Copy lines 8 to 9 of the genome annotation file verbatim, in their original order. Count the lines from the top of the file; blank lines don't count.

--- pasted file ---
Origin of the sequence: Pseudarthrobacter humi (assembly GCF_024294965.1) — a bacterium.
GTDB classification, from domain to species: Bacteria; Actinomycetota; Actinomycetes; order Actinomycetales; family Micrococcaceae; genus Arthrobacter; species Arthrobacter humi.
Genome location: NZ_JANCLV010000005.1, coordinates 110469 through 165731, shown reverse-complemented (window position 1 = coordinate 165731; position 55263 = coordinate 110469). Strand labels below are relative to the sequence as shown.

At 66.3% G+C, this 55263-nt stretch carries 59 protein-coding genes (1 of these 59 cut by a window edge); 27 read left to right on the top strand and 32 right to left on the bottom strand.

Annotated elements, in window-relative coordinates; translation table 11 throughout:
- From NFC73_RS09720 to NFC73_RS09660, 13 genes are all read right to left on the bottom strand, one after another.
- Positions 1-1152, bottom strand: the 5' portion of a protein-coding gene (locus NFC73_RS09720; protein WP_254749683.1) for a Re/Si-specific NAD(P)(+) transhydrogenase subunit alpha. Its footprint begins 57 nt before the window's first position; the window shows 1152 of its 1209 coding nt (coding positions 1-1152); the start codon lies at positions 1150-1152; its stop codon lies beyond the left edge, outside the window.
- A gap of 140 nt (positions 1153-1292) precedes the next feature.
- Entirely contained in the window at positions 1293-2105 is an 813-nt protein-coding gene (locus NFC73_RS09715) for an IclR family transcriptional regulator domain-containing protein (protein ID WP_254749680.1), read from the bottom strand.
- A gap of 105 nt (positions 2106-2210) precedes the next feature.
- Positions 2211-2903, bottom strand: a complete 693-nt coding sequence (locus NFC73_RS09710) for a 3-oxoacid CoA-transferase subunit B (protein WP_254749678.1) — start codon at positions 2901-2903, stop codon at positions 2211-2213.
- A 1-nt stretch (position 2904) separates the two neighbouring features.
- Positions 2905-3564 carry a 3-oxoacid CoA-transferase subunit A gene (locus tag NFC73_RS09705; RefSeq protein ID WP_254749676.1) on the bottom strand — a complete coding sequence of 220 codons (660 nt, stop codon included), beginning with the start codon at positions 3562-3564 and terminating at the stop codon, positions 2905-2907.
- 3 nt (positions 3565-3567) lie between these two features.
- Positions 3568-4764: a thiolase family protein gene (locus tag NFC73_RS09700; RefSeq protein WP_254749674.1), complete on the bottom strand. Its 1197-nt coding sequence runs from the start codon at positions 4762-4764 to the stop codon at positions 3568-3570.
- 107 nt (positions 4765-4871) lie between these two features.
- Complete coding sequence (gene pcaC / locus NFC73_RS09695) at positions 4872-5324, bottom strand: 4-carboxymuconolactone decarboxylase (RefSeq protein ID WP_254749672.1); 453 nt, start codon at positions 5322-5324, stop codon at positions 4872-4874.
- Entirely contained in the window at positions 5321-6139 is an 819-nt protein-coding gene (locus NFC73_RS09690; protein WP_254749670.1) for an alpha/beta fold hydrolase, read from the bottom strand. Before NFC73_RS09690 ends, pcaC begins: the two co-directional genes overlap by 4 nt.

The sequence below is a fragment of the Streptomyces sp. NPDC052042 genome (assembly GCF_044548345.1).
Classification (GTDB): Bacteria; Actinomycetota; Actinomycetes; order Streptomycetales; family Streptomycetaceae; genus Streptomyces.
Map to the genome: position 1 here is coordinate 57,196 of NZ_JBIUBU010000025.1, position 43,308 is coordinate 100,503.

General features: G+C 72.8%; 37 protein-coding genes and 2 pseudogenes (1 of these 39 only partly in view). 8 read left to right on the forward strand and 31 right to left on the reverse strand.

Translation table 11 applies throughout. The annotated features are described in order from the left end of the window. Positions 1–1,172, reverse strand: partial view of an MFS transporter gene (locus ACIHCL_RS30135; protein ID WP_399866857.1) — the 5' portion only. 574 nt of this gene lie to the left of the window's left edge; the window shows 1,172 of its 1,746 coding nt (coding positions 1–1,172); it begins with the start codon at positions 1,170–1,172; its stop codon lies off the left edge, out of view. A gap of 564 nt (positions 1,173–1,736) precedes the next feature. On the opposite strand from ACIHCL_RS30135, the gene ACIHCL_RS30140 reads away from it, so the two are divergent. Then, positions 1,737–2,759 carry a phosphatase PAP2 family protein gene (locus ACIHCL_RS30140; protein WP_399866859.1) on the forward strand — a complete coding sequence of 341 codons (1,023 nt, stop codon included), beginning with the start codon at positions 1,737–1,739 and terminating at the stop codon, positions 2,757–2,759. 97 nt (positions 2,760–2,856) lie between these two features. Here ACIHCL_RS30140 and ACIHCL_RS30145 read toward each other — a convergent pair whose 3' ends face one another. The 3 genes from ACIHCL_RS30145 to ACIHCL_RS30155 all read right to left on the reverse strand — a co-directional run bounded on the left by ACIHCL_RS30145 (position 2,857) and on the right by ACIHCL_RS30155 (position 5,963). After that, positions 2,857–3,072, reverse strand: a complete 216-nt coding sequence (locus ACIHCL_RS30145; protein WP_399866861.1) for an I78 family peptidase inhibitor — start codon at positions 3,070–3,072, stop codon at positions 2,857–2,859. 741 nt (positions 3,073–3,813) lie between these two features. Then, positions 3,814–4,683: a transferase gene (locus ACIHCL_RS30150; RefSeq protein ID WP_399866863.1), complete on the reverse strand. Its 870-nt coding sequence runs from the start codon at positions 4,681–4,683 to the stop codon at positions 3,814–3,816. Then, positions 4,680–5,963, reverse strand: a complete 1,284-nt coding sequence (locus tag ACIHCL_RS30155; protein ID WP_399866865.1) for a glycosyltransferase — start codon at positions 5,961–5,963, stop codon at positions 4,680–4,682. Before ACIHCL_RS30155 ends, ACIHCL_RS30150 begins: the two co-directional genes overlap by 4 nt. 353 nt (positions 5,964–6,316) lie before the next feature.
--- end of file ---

- A gap of 140 nt (positions 1153-1292) precedes the next feature.
- Entirely contained in the window at positions 1293-2105 is an 813-nt protein-coding gene (locus NFC73_RS09715) for an IclR family transcriptional regulator domain-containing protein (protein ID WP_254749680.1), read from the bottom strand.